The Law Shop is now closed. Please click here to find out more.

Types of Mis-selling

Here is a list of circumstances under which it is deemed by law that an instance of mis-selling has taken place.

If any of these things applies to you then you may well have a very high chance of succeeding if you make a claim:

  • You were under 18 or over 65 when the PPI was sold to you.
  • You worked less than 16 hours a week when the PPI was sold to you.
  • You were employed on a temporary or contract basis when the PPI was sold to you.
  • You suffered from stress or backache when the PPI was sold to you.
  • You had an existing illness when the PPI was sold to you.
  • You were aware you may become unemployed when the PPI was sold to you.
  • You were not told about the cost of the insurance (or not told you were buying it at all)
  • You were not asked about any other insurance similar to PPI that you may have already been covered by.
  • You were told the PPI was necessary for you to get the loan.
  • You were not told that the same policy could potentially be bought for cheaper elsewhere.

As you will be able to see, many of these cases are centred around the failure of the provider to adequately communicate the terms and conditions of the PPI policy. The result of this can be that through no fault of his/her own, the customer is encumbered with an insurance policy that they are not eligible for. This is the case for those who were sold it when having an existing illness, stress or back pain and those who signed up for PPI despite being excluded due to their age or circumstances of employment. It is also a failure on the part of the seller to properly convey the terms and conditions if the buyer felt compelled unnecessarily to take out the insurance policy.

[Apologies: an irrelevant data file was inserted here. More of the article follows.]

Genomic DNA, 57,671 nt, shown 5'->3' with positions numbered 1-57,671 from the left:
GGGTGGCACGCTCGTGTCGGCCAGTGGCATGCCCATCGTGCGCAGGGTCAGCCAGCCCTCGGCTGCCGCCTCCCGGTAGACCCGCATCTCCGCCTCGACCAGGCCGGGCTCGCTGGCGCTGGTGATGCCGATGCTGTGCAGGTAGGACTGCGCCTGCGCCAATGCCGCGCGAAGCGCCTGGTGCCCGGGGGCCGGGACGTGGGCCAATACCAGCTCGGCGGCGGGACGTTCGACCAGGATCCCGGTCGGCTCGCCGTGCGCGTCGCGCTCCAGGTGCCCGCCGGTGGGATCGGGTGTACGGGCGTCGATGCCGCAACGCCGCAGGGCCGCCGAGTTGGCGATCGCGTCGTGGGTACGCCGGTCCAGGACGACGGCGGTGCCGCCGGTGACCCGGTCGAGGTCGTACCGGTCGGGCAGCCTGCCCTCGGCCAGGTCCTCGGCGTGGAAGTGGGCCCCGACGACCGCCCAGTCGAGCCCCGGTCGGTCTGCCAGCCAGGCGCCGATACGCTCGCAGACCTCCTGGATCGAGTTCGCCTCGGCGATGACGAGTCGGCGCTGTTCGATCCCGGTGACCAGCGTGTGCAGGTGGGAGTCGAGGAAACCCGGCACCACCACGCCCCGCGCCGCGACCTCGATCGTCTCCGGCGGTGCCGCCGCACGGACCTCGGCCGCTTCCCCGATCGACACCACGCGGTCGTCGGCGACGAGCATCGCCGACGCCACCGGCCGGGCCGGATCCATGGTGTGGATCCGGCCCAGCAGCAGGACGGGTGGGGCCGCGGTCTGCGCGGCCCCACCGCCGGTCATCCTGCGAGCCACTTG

An unfortunate corollary of this, however, is that it is difficult to prove mis-selling when the PPI was purchased online, as in this case a full set of terms and conditions is usually available to the seller, so it is their responsibility to absorb them.

Have I been paying for PPI?

Nevertheless, if you have recently taken out a loan, or engaged with a financial institution in such a way that involved money, you should urgently check whether or not you have been paying payment protection insurance. You can do this by checking the relevant documents – i.e. monthly statements if you have a credit card and your loan agreement if you’ve taken out a loan.

It is common for PPI to be shown as a lump sum on the loan agreement, while for credit cards the PPI charges should show up on your statements as they are added each month.

Make a claim

If you do find that you have been paying for PPI, it is likely that you are paying well over the odds for it, and that one of the above bullet points applies, which will mean it has been mis-sold to you. You may be surprised how much is owed to you if this is the case.

Many leading banks, including Alliance and Leicester, HSBC, Lloyds TSB, Natwest and Barclays, have been found to be guilty of ‘mis-selling’ PPI and due to the volume of successful claims against them, their jiggery-pokery has been very costly. Making a claim could be the best approach to take.